MERS demon­strates need for public health strate­gies

The China Post - - COMMENTARY -

The Mid­dle East Re­s­pi­ra­tory Syn­drome (MERS) virus is caus­ing alarm in neigh­bor­ing South Korea and China. As of Sun­day, 15 cases of the se­vere form of SARS have been di­ag­nosed in South Korea, in­clud­ing a man who went to main­land China via Hong Kong, de­fy­ing health au­thor­i­ties’ bor­der con­trol ef­forts and sub­se­quently lead­ing to dozens of oth­ers need­ing to be quar­an­tined.

With a fa­tal­ity rate of 30-40 per­cent, MERS is in­deed a deadly foe. Air travel re­mains a big prob­lem, as our quar­an­tine pro­ce­dures need to be re­in­forced for the in­evitable breach in de­fenses when a pa­tient comes through bor­ders with­out the dis­ease be­ing no­ticed — an event that some­times can­not be helped when symptoms de­velop af­ter­ward.

Fever, cough­ing, and ir­ri­tabil­ity in the re­s­pi­ra­tory tract are symptoms of the in­fec­tion. Be­cause so many con­ta­gious dis­eases share the same traits, it is now con­tin­gent on the public to re­in­force the pro­to­col for daily hy­giene, in­clud­ing wash­ing hands fre­quently and wear­ing a mask if cough­ing.

Health au­thor­i­ties have also iden­ti­fied con­sump­tion of un­cooked food and camel milk as high-risk fac­tors.

Com­pul­sory quar­an­tine for deadly dis­eases such as MERS is nec­es­sary for the well-be­ing of both the un­in­fected as well as the car­ri­ers. The Korean man who trav­eled to Guang­dong first lied to South Korean health per­son­nel about vis­it­ing his fa­ther, who was in hos­pi­tal for MERS, and then lied to Hong Kong bor­der in­spec­tors when he was ques­tioned for dis­play­ing a fever, say­ing that he did not have any con­tact with MERSre­lated pa­tients, ac­cord­ing to the United Daily News (UND).

Tai­wan has penal­ties of NT$10,000 to NT$150,000 fines that can be dished out to those who con­ceal their travel his­tory with re­spect to MERS con­tact. Fur­ther­more, de­nial of travel is legally man­dated. While the mo­ti­va­tions for con­tra­ven­ing safety pro­to­cols such as th­ese are var­ied, they tend to fall into cat­e­gories of self­ish in­ter­est in pre­serv­ing free­dom of move­ment.

MERS and Ebola are both trans­mit­ted through con­tact with body flu­ids. Once a break­out oc­curs, it be­comes an up­hill climb to cap the num­ber of car­ri­ers, not to men­tion the es­ca­lat­ing costs of panic and ap­pre­hen­sion in so­ci­ety. The best strat­egy, it would seem, is to build a hardy de­fense con­fig­u­ra­tion enough to with­stand oc­cur­rences of dis­ease that are out­side Tai­wan’s con­trol.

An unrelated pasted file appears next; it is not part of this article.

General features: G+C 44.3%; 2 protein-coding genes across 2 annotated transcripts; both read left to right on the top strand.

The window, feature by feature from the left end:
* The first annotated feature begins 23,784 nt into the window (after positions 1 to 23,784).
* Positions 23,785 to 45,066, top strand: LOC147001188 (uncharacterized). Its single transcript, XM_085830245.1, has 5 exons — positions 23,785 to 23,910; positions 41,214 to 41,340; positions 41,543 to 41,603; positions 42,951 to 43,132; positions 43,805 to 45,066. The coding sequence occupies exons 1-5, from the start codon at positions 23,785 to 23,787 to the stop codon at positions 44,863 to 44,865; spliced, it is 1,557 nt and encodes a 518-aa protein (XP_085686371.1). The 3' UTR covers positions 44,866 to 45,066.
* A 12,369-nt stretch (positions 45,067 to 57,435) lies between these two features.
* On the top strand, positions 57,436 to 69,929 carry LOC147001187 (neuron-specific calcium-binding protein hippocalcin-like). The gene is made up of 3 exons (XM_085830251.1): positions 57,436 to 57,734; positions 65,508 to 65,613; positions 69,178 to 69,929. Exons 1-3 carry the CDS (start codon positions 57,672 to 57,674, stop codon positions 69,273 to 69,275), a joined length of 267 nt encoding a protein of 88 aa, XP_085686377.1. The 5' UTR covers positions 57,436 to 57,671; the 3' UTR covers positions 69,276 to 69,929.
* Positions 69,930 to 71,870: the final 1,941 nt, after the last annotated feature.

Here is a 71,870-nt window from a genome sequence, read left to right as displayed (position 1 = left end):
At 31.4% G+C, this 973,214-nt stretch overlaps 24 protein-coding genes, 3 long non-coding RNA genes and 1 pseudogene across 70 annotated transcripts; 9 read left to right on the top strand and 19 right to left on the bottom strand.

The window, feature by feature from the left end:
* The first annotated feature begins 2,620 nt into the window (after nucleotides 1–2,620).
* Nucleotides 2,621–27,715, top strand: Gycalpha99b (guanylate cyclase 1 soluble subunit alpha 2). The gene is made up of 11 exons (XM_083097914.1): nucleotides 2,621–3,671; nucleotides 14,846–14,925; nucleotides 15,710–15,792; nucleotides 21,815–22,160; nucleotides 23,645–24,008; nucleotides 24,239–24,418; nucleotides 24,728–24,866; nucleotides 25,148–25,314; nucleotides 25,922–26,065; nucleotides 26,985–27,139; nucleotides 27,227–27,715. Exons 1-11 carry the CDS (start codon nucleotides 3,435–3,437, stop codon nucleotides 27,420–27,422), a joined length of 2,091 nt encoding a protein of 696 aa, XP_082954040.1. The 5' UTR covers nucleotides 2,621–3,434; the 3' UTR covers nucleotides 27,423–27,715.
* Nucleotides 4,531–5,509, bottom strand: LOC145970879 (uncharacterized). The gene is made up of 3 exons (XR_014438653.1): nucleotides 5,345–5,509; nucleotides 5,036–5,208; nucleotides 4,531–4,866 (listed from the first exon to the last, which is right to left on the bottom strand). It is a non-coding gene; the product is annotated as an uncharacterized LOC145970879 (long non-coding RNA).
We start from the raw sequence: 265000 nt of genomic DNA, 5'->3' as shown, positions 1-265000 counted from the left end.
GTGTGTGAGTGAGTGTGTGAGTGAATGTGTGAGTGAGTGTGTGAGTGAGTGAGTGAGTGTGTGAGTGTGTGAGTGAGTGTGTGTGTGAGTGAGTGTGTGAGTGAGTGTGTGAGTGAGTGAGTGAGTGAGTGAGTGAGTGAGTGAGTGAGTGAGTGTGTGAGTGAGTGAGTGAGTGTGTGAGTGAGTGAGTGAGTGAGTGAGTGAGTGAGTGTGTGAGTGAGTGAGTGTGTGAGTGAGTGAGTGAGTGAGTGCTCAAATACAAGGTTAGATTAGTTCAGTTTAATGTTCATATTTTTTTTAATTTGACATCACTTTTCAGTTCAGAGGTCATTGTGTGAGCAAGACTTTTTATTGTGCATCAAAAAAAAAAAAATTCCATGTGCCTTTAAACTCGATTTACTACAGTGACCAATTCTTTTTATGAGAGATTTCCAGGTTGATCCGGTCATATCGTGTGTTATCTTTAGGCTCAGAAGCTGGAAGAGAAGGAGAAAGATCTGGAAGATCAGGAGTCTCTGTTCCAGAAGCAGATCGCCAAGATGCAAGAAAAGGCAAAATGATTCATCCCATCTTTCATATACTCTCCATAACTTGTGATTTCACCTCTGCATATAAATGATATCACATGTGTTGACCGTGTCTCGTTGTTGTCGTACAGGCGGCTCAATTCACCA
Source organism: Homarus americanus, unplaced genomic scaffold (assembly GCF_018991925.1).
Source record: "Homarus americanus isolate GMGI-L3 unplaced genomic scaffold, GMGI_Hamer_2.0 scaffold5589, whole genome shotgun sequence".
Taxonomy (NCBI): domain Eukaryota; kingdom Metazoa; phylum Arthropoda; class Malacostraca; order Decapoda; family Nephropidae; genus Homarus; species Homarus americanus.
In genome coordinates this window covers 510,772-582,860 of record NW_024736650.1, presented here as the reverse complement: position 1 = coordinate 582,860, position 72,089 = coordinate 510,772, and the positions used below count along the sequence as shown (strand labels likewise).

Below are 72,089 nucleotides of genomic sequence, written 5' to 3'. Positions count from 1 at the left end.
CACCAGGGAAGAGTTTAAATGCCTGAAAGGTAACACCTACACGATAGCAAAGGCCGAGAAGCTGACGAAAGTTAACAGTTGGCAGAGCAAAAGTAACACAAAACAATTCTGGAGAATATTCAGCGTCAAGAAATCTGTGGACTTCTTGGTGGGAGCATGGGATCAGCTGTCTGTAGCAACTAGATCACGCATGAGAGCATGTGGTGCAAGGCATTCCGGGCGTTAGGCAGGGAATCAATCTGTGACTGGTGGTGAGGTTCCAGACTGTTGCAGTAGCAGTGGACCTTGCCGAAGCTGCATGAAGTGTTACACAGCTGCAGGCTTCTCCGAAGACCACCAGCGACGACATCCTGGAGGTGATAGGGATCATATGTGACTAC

The fore­run­ner in the dis­cov­ery and fight against the Ebola virus, Dr. Jean-Jac­ques Myuembe, said in an AFP ar­ti­cle pub­lished on Satur­day that the deadly dis­ease, which shook the world with the 2014 epi­demic, “will re­turn.” Tak­ing the threat se­ri­ously re­quires in­vest­ment in in­fra­struc­ture, con­sist­ing of both a com­plete anti-dis­ease di­ag­no­sis­in­ter­cep­tion-quar­an­tine-treat­ment net­work in place, whose strength is determined by the de­gree of ad­her­ence to ef­fec­tive hy­giene stan­dards.

This is turn raises ques­tions about is­sues like understaffing in hos­pi­tals and re­ported lack of beds as well as proper spacing be­tween hos­pi­tal beds — 1 me­ter is nec­es­sary, but that stan­dard is not al­ways up­held, said Wang Ren-Hsien, pres­i­dent of the Tai­wan Counter Con­ta­gious Dis­eases So­ci­ety, in a let­ter to the UND. Wang at­trib­uted the cen­tral re­gion’s suc­cess in Tai­wan’s battle against SARS in 2003 to the pro­vi­sion of many empty hos­pi­tal beds in hos­pi­tals where there was an out­break. Ac­cord­ing to him, the cen­tral re­gion — con­sist­ing of six coun­ties and cities — achieved a sat­u­ra­tion of empty beds in a high ra­tio over beds where in­fected pa­tients were placed. Re­dun­dant ca­pac­ity ap­pears to be an in­sight here.

Tai­wan should re­dou­ble its in­vest­ment in in­fra­struc­ture in­no­va­tions, drawing on the in­ge­nu­ity that has long been one of the coun­try’s strengths, to boost de­fenses against contagion. While public space al­ways car­ries with it both the con­ve­nience of ef­fi­cien­cies of scale, to the ex­tent pos­si­ble we should in­vest in cre­ative tech­no­log­i­cal and er­gonomic so­lu­tions to mit­i­gate those costs.

As an inspiring an­ti­dote to the per­ils of com­fort and hy­giene in­her­ent in the con­fine­ment of flight cab­ins, a pos­si­ble im­prove­ment could be to en­cour­age the im­port of a fin­shaped air­flow di­rec­tion sys­tem de­signed by high school stu­dent Ray­mond Wang, re­ported by the Wash­ing­ton Post. The de­vice seeks to ad­dress the prob­lem of bod­ily flu­ids by cre­at­ing pock­ets of fresh air around each per­son — “per­son­al­ized ven­ti­la­tion space,” as Wang de­scribed. This would cost as lit­tle as US$1,000 per seat to in­stall on an air­plane, and it could re­duce germ-con­cen­tra­tion by as much as 55 times by Wang’s own es­ti­mates. Look­ing into in­no­va­tions like Wang’s could be an ef­fec­tive de­fense against the trans­mis­sion of danger­ous dis­eases.

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